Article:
• Corpechot C.
      • Chazouilleres O.
      • Rousseau A.
      • Le Gruyer A.
      • Habersetzer F.
      • Mathurin P.
      • et al.
      A placebo-controlled trial of bezafibrate in primary biliary cholangitis.
      – but this should be formally addressed in a larger scale, longer duration study. As the pathophysiology of pruritus is complex, the exact mechanism through which PPARα and/or PPARδ activation ameliorate this symptom merits further investigation.
      In conclusion, this phase II trial of elafibranor demonstrated significant improvements in markers of liver injury in patients with PBC and an incomplete response or intolerance to UDCA, which support the conduct of longer duration clinical trials with larger number of patients to further assess the efficacy to safety ratio of elafibranor in this patient population. Taken together, this study supports a phase III trial of elafibranor at the 80 mg daily dose, with the aim of assessing its efficacy, safety and tolerability relative to the currently approved second-line therapy for patients with PBC.

      Abbreviations

      AIH, autoimmune hepatitis; ALP, alkaline phosphatase; ALT, alanine aminotransferase; AST, aspartate aminotransferase; C4, 7α-hydroxy-4-cholesten-3-one; FGF19, fibroblast growth factor-19; FXR, farnesoid X receptor; GGT, gamma-glutamyl transferase; hsCRP, high-sensitivity C-reactive protein; ITT, intention-to-treat; mITT, modified ITT; OCA, obeticholic acid; PBC, primary biliary cholangitis; PPAR, peroxisome proliferator-activated receptor; PSC, primary sclerosing cholangitis; TEAEs, treatment-emergent adverse events; UDCA, ursodeoxycholic acid; VAS, visual analogue scale.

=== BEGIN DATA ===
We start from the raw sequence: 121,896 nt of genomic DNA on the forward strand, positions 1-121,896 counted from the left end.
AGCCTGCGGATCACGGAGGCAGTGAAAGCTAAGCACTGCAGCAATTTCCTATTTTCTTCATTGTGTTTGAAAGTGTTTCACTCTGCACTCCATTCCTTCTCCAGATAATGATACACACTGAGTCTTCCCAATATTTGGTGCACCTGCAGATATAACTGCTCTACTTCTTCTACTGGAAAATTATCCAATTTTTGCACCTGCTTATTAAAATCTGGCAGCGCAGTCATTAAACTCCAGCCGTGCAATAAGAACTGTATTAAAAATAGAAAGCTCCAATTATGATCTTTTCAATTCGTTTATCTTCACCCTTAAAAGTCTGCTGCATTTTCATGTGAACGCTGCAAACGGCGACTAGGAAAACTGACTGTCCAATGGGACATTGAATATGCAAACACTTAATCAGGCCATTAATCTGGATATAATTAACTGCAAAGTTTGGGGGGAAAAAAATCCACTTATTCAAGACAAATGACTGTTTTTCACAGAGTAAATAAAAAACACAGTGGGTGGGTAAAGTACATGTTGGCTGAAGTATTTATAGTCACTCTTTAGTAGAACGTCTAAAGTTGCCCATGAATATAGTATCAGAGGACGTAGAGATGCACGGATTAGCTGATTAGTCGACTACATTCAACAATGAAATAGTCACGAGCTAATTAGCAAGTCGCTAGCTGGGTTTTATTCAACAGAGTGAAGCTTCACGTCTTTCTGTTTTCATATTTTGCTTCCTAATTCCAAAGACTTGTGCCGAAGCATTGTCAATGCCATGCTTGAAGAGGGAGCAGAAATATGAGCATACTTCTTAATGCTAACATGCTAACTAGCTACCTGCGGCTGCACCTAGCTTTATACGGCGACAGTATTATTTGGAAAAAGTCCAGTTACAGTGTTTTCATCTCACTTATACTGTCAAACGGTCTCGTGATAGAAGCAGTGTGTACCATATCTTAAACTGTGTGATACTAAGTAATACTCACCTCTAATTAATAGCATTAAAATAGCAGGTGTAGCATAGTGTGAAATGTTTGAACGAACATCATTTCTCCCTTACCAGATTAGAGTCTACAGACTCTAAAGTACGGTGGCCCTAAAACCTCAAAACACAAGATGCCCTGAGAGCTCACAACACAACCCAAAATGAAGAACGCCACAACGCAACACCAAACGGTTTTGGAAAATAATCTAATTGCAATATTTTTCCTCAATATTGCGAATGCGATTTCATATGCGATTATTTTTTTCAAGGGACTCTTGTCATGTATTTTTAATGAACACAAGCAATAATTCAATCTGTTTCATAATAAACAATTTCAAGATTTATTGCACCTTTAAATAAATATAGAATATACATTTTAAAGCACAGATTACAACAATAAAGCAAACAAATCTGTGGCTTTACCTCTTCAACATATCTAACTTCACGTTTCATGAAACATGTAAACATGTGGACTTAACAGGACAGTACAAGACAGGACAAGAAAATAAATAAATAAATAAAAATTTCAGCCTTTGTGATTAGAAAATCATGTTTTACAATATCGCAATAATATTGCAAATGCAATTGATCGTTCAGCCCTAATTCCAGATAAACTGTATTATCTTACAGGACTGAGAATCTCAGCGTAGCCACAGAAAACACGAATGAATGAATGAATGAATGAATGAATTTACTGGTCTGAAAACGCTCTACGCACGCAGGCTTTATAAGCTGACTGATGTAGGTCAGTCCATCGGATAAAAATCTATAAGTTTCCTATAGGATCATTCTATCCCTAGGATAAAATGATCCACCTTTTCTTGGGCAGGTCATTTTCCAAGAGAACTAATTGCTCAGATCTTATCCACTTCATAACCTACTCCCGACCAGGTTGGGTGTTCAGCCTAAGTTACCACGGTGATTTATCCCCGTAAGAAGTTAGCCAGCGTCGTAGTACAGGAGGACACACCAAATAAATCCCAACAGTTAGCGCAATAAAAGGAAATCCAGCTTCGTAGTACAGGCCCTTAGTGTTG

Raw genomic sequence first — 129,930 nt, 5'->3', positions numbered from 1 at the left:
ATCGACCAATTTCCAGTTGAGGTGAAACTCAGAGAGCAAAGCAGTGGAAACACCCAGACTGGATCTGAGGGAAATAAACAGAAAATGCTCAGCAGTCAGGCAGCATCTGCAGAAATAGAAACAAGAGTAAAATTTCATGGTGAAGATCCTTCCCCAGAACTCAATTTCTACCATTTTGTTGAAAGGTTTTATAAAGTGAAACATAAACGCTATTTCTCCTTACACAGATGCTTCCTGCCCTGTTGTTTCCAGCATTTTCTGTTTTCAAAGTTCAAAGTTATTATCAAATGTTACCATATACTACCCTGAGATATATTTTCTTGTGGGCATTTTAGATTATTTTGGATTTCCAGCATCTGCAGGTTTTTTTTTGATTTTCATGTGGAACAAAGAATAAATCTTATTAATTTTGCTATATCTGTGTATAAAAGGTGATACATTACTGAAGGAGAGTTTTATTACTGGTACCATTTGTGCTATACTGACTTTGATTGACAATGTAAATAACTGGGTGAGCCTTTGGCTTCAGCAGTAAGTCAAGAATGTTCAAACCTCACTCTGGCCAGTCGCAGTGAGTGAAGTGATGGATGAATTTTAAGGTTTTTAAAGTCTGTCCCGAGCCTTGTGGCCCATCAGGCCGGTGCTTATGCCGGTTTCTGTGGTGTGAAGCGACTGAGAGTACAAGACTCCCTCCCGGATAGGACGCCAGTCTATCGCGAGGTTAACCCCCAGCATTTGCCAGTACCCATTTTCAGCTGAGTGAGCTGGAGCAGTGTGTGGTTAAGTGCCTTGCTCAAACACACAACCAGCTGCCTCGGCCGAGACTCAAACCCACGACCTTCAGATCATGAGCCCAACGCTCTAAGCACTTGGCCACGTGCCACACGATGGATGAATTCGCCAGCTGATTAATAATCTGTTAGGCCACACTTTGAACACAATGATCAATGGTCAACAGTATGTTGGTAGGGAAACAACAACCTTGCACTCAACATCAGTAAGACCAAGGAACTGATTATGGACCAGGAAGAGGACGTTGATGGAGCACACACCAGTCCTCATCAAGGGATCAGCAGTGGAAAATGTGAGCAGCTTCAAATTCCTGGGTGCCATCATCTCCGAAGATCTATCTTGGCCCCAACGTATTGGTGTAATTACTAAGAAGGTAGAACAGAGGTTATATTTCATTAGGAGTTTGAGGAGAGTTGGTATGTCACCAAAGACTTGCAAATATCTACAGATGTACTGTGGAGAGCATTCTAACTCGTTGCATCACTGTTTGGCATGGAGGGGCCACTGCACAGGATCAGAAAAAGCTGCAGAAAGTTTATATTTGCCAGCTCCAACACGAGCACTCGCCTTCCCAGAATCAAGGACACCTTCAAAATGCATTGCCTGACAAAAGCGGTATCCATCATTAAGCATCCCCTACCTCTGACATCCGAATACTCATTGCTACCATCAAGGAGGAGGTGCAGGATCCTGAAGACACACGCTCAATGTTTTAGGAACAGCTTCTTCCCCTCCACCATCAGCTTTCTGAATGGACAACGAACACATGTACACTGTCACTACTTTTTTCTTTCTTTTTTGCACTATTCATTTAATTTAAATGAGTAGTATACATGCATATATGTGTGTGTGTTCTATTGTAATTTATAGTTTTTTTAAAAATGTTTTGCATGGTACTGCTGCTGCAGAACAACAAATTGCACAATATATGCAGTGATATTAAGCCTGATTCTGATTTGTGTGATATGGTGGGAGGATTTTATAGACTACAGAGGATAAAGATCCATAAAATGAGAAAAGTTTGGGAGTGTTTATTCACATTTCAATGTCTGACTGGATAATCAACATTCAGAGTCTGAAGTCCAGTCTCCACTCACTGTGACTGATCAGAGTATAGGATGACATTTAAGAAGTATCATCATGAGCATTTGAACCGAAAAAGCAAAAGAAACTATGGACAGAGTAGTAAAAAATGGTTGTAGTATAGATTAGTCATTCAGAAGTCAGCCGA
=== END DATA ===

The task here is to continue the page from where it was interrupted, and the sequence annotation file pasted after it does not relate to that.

Financial support

      This study was funded by Genfit SA

      Authors’ contributions

      Study concept and design: SM, PB. Analysis and interpretation of data; JMS, AP, KVK, MAH, SC, DP, AB, GMH, CL, JV, DJ, BS, VL. Drafting of the manuscript: RH, PB, JMS. Critical revision of the manuscript for important intellectual content; JMS, AP, KVK, MAH, SC, DP, AB, GMH, CL, JV, DJ, BS, VL. Statistical analysis: DM

      Data availability statement

      Data is available from the Study Sponsor Genfit SA.